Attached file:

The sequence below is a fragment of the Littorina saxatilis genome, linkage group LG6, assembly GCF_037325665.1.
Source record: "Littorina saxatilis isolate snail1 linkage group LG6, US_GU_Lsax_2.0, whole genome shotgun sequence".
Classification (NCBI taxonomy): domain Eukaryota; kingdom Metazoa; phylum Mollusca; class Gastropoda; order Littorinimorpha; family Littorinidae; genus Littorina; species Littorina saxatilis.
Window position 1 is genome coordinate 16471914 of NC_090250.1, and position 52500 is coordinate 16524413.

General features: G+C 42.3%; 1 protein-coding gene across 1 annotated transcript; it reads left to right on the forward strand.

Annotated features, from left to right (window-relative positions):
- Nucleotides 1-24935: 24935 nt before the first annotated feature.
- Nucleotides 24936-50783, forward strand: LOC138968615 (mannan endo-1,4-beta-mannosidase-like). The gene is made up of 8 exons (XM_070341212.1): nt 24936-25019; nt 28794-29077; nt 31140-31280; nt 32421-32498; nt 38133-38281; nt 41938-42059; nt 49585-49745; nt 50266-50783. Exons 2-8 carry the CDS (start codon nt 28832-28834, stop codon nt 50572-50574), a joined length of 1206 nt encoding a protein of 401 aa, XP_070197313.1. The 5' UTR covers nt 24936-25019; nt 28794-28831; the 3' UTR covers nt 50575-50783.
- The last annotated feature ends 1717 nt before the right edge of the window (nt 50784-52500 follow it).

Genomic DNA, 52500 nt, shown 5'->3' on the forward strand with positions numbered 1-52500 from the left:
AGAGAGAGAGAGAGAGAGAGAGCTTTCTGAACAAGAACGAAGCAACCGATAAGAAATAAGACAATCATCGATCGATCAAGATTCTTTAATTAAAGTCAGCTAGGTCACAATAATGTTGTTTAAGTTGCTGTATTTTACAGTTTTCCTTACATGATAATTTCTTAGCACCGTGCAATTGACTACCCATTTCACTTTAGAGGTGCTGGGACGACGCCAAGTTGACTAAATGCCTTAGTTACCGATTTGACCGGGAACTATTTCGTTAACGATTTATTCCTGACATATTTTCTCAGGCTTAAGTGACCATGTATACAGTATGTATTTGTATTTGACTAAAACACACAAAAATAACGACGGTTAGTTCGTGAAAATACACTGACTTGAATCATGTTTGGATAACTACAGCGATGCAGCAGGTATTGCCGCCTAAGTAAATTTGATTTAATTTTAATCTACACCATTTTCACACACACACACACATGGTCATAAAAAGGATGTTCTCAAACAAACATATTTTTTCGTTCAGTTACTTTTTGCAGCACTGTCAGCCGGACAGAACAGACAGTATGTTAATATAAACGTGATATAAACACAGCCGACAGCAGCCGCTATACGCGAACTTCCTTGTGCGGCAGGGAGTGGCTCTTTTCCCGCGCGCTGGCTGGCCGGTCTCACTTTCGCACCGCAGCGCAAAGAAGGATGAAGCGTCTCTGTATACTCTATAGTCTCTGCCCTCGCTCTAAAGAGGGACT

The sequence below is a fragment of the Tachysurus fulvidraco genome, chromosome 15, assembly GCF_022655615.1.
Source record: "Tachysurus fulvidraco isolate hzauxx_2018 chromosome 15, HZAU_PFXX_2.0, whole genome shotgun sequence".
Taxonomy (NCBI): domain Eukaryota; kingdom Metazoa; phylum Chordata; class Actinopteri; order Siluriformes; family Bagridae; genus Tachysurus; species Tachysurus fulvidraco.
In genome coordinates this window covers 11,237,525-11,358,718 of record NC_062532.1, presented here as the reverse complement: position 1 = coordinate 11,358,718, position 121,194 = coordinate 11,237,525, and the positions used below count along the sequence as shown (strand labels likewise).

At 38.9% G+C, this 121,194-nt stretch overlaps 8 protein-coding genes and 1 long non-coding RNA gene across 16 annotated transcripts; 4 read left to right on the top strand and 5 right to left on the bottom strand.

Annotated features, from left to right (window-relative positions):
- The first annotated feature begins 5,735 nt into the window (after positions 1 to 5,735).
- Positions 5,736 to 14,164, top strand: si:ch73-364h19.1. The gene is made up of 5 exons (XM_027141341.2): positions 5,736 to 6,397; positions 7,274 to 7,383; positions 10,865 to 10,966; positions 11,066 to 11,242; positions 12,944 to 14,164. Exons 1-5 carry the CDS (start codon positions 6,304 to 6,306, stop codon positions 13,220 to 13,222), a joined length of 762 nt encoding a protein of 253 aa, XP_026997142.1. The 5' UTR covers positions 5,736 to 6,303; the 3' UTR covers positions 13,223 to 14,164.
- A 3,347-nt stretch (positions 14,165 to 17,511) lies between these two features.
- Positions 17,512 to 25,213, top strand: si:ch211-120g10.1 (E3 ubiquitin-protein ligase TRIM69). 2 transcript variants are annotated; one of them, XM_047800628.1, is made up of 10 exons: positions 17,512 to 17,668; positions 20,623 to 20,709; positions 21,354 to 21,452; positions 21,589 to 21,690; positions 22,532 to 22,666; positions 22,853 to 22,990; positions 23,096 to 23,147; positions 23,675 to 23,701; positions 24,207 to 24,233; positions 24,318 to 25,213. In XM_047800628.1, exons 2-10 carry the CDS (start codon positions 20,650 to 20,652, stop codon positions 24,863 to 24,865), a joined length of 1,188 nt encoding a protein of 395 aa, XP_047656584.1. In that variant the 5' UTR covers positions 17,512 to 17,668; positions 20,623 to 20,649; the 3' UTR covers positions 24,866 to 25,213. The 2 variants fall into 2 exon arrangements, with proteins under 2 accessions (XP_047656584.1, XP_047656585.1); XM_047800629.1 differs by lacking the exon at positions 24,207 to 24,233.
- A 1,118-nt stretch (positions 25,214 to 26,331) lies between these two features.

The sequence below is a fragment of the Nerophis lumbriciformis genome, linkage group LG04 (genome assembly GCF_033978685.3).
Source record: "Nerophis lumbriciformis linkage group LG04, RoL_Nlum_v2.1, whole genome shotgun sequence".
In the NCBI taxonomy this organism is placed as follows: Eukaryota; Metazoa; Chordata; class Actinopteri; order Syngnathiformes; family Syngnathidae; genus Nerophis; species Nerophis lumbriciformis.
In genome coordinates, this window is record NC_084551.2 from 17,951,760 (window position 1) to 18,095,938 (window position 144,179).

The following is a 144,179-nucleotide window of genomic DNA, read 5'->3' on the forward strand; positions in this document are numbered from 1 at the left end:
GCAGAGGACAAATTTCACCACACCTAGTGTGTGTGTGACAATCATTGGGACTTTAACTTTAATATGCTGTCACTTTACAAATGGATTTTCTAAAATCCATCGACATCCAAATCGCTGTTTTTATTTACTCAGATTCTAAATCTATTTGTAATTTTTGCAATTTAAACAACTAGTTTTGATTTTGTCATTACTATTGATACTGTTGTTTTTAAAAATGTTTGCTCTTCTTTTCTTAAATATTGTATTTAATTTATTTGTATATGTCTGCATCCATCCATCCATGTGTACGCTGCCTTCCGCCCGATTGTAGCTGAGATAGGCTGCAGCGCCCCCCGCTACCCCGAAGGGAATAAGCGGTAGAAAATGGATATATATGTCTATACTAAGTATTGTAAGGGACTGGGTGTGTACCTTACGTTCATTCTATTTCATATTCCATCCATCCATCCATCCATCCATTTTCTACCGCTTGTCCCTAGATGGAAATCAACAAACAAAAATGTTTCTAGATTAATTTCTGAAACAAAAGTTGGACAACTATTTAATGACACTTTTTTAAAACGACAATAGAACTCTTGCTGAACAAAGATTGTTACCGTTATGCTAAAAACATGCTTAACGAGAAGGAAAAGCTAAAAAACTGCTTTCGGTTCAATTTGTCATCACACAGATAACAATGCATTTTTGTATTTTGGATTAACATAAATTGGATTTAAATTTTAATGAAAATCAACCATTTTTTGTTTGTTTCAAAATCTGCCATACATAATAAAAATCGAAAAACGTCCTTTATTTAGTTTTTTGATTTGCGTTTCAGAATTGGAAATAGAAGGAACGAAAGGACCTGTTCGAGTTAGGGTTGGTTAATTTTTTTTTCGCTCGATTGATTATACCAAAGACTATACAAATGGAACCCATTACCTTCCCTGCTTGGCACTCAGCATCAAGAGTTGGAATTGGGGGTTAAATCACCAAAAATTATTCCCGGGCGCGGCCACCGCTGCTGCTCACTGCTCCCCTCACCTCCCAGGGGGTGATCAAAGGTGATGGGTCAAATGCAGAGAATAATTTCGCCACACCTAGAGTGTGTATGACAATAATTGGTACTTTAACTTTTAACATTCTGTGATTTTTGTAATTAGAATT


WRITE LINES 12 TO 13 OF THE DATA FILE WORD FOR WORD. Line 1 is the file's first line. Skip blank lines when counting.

The sequence below is a fragment of the Tachysurus fulvidraco genome, chromosome 15, assembly GCF_022655615.1.
Source record: "Tachysurus fulvidraco isolate hzauxx_2018 chromosome 15, HZAU_PFXX_2.0, whole genome shotgun sequence".